Flick book, produced in Germany, showing a simple animation of a puppet on a string raising and lowering its arms and legs. The flick book is made up of a number of pages, each having a related but slightly different static image drawn on them, which together record a sequence of movement. To create the animation the flick book is held in one hand, the thumb of the other hand flicks the pages in sequence, allowing the viewer to see each page in rapid succession.

While there is no exact date for the invention of the flick book, the first known patent was filed in Britain on 18th March 1868. John Barnes Linnett, a printer in Birmingham, put forward 'The Kineograph a new optical illusion'.

The flick book was part of a range of popular philosophical or optical toys created in the 19th century. Like the flick book, most attempted to create the illusion of movement using a series of static images.The flick book had its height of popularity at the end of the 19th and beginning of the 20th centuries, it is however still produced to this day. It has been known under a variety of names; flick, or flicker book in Britain, flip book in the US, Daumenkino (thumb cinema) in Germany and Kineograph, Cinema de poche (pocket cinema) in France. Many other less common names were also used.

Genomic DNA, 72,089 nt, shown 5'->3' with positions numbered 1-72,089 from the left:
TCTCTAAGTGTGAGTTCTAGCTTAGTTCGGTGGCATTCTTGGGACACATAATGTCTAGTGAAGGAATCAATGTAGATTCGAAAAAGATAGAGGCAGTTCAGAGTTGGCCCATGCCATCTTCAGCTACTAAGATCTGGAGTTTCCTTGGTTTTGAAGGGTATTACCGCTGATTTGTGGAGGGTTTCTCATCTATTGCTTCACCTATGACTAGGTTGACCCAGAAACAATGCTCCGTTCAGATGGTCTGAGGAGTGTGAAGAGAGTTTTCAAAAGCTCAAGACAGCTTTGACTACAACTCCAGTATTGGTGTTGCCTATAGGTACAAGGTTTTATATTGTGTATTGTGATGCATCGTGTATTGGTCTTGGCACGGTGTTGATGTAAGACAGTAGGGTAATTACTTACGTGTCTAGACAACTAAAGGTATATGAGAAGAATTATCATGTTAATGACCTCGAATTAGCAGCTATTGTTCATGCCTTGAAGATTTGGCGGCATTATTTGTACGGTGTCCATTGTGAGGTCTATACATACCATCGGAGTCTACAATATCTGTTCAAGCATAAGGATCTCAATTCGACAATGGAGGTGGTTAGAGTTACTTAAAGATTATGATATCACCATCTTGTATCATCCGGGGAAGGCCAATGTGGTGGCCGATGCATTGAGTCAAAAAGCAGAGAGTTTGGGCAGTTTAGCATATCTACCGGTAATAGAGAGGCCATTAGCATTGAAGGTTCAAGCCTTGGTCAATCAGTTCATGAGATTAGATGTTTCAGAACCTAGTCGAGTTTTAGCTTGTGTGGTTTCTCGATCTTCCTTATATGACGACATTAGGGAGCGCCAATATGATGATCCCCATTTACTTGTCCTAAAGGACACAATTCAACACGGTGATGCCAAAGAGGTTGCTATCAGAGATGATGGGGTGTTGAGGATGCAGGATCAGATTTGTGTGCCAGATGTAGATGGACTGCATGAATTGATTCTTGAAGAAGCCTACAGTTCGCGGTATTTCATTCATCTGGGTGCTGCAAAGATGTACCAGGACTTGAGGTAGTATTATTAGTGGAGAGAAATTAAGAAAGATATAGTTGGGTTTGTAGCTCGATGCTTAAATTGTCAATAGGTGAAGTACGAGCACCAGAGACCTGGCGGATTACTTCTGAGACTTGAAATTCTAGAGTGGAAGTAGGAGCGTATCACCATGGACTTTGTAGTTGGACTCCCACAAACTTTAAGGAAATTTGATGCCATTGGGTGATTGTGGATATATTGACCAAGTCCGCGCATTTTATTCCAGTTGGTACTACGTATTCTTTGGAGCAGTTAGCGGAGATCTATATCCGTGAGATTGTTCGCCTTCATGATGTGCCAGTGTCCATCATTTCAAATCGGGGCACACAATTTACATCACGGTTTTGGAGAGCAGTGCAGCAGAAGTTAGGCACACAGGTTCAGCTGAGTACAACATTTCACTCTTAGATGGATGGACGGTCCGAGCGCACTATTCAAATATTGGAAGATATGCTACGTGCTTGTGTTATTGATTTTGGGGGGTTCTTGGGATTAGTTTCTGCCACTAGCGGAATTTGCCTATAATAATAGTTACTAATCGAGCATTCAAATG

This flick book is part of the Francis Collection of pre-cinematic apparatus and ephemera, acquired by the Australian and Victorian Governments in 1975. David Francis was the curator of the National Film and Sound Archive of the British Film Institute as well as being a co-founder of the Museum of the Moving Image in London, which was operational between 1988 and 1999.

Physical Description

Flick book of 26 pages, made of heavy paper. Images printed in black. Staple missing from left lateral margin. Front cover torn along left margin.

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